Sunday, May 29, 2011

Hidden by Helen Frost

"I was a happy little girl wearing a pink dress,
     sitting in our gold minivan,
     dancing with my doll, Kamara."

The summary is hidden because it may contain spoilers. If you would like to read the full summary, simply use your cursor to highlight the next few lines and it will magically appear.

Summary: When Wren Abbott and Darra Monson are eight years old, Darra's father steals a minivan. He doesn't know that Wren is hiding in the back. The hours and days that follow change the lives of both girls. Darra is left with a question that only Wren can answer. Wren has questions, too. 
Years later, in a chance encounter at camp, the girls face each other for the first time. They can finally learn the truth—that is, if they’re willing to reveal to each other the stories that they’ve hidden for so long. Told from alternating viewpoints, this novel-in-poems reveals the complexities of memory and the strength of a friendship that can overcome pain.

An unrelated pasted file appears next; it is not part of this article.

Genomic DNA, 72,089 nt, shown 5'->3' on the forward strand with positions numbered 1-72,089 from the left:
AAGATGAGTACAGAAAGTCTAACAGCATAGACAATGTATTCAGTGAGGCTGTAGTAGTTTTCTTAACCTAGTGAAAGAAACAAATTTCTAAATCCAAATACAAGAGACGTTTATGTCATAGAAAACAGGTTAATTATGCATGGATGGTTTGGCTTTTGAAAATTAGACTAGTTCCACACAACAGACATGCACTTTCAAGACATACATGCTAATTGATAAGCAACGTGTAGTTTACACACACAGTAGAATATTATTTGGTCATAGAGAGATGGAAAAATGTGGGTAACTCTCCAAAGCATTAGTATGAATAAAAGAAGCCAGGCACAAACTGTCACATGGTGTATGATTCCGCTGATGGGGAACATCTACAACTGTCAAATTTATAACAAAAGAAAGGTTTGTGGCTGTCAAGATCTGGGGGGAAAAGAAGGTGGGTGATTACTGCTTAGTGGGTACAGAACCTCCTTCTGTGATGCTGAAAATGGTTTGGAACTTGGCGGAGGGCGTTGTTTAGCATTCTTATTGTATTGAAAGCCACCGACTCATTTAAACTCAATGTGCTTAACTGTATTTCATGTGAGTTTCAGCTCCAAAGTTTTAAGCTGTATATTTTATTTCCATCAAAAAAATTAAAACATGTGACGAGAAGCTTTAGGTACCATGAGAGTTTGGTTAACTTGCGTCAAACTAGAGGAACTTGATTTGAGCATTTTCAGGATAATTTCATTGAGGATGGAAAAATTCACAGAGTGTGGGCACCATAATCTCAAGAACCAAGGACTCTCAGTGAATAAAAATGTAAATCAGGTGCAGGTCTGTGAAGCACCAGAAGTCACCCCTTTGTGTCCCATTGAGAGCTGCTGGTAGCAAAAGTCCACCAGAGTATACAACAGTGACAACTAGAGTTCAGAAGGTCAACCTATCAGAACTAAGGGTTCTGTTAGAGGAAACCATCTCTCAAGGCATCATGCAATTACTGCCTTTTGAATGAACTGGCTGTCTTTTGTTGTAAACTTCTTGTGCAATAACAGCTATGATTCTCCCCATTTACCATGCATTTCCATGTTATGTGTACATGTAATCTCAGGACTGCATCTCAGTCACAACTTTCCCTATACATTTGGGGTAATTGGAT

Frances Foster Books/Farrar Straus Giroux; 142 pages


Kris said...

Wow! This one grabbed me from the start. Written beautifully in verse, Hidden explores issues of friendship and family. There are many layers to this one. I can't wait to read it again!

Angela said...
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Angela said...

I have mixed feelings on this one. The story itself quickly draws you in --and how many children's authors have tackled car jackings / kidnappings?-- and largely succeeds at holding it through the duration of the book. Beneath the immediate urgency of the plot were interesting explorations of relationships: between family, between peers, etc. And I applaud Frost's choice to tell the story from alternating POVs, as I set up a nice contrast between the two girls' experiences.

On the other hand, I'm not so sure about Frost's use of poetry / form in the novel. It wasn't until a note on the last page that she explains another way of reading the text (by reading the last word of the "long" sentences)--ostensibly as a way of revealing more of Darra's thoughts on the story. Yet when I went back and reread those sections, I felt the sentences covered nothing new. Rather, they felt somewhat trivial and contrived. I'm all for experimenting with form, but with a purpose; this particular device simply felt like an exercise in cleverness.